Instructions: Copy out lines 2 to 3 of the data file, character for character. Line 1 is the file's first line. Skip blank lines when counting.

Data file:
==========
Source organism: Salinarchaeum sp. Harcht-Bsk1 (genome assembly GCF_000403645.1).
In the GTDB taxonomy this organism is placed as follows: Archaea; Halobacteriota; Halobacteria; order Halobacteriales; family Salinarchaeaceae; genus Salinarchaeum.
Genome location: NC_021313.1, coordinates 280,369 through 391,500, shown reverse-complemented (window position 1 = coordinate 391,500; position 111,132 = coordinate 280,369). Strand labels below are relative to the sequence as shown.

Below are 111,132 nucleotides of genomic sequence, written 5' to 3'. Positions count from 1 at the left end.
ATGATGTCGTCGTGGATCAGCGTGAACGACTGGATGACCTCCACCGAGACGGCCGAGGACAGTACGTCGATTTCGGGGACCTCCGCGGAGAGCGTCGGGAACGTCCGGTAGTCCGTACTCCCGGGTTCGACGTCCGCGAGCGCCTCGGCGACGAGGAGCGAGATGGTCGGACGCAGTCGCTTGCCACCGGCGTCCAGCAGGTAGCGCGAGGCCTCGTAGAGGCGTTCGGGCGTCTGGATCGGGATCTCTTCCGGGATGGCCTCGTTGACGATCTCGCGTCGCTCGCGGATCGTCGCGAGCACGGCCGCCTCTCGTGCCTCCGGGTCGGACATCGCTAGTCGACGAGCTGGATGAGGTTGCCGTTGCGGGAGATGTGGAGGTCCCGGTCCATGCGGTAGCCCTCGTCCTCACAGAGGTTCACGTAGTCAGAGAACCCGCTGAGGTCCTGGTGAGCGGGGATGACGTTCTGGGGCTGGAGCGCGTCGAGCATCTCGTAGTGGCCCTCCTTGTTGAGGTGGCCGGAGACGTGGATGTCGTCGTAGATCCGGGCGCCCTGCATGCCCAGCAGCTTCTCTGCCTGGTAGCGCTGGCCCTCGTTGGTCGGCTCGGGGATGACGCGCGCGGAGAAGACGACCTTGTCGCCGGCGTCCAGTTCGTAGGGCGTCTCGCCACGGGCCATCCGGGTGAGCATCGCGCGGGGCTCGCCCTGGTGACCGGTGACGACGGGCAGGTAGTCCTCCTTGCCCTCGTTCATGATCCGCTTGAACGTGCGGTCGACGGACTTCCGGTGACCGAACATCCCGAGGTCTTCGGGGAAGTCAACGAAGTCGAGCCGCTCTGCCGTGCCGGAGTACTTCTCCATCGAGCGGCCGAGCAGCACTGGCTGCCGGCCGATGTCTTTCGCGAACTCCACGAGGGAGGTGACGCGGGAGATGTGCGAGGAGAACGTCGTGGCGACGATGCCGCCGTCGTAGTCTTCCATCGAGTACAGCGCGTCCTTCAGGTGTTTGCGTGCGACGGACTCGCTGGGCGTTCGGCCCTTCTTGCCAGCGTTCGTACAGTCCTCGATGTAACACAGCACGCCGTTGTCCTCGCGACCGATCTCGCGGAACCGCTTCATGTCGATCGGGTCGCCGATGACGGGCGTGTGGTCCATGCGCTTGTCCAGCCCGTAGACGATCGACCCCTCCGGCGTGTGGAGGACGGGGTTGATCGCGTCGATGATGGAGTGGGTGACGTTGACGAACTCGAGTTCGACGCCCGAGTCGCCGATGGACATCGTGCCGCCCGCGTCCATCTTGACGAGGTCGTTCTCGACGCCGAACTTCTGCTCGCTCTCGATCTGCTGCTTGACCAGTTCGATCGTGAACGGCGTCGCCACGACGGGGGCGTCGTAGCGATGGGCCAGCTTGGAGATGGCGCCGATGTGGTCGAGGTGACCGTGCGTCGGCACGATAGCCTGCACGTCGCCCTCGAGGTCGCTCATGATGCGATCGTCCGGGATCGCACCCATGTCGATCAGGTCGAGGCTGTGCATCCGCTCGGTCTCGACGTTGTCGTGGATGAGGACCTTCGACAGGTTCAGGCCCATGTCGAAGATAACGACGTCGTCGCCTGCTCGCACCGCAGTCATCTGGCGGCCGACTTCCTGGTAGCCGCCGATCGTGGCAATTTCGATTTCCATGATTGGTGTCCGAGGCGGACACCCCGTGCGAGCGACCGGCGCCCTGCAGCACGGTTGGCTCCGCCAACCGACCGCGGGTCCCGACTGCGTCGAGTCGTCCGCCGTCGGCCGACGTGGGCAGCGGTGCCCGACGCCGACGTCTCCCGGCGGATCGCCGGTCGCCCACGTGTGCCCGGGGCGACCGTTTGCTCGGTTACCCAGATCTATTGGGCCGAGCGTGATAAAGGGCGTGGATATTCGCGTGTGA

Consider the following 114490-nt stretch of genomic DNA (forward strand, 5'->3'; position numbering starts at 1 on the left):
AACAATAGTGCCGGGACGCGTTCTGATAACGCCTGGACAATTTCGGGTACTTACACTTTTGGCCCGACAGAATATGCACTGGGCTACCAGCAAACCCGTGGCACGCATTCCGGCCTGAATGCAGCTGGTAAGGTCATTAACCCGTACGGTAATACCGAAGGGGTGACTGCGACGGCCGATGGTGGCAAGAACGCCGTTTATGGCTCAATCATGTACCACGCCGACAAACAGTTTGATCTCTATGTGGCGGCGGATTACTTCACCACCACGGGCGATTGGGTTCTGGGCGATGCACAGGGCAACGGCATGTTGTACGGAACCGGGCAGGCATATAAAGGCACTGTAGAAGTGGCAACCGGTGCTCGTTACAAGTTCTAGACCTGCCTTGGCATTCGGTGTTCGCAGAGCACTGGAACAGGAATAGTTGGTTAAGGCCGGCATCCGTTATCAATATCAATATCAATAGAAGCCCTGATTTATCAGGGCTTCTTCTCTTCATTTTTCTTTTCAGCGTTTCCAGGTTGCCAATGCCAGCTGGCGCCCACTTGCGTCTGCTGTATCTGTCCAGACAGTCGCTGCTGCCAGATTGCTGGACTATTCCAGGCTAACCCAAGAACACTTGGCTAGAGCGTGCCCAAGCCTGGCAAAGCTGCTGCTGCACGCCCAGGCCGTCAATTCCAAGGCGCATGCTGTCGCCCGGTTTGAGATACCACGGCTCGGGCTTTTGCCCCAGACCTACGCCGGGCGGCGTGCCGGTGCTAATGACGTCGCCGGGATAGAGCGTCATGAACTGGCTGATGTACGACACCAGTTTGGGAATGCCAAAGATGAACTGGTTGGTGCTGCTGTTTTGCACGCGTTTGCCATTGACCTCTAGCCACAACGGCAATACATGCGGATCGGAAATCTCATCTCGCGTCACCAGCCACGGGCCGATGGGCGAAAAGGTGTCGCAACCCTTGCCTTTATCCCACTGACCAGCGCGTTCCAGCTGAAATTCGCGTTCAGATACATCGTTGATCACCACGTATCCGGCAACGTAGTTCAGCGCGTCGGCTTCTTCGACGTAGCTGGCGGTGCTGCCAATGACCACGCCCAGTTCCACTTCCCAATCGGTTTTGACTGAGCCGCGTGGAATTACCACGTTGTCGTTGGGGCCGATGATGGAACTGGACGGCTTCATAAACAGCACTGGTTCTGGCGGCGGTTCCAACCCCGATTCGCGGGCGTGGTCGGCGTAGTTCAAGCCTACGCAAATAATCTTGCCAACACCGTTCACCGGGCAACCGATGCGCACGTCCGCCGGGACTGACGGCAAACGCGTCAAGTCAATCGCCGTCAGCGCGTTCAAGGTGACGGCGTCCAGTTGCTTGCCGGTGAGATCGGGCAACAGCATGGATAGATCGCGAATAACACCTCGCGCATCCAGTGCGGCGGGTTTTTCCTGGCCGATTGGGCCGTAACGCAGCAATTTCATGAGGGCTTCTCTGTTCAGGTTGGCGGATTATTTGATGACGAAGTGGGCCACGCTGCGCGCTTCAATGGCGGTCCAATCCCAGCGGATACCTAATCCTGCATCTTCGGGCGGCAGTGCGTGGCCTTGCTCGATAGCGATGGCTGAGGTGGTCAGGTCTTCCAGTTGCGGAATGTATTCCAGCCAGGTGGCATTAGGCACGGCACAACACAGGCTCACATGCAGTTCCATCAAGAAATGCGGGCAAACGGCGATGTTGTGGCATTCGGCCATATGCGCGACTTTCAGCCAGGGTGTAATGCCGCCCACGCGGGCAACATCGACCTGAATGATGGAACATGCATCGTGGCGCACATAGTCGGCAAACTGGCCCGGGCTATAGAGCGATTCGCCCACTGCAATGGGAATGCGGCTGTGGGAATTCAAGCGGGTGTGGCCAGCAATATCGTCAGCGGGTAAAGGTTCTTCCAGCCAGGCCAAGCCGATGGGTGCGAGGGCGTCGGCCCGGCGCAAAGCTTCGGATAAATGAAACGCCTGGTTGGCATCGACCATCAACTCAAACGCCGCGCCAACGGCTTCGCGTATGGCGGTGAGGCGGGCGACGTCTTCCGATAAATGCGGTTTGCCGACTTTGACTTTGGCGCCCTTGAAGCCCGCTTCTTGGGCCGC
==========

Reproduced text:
In the GTDB taxonomy this organism is placed as follows: Archaea; Halobacteriota; Halobacteria; order Halobacteriales; family Salinarchaeaceae; genus Salinarchaeum.
Genome location: NC_021313.1, coordinates 280,369 through 391,500, shown reverse-complemented (window position 1 = coordinate 391,500; position 111,132 = coordinate 280,369). Strand labels below are relative to the sequence as shown.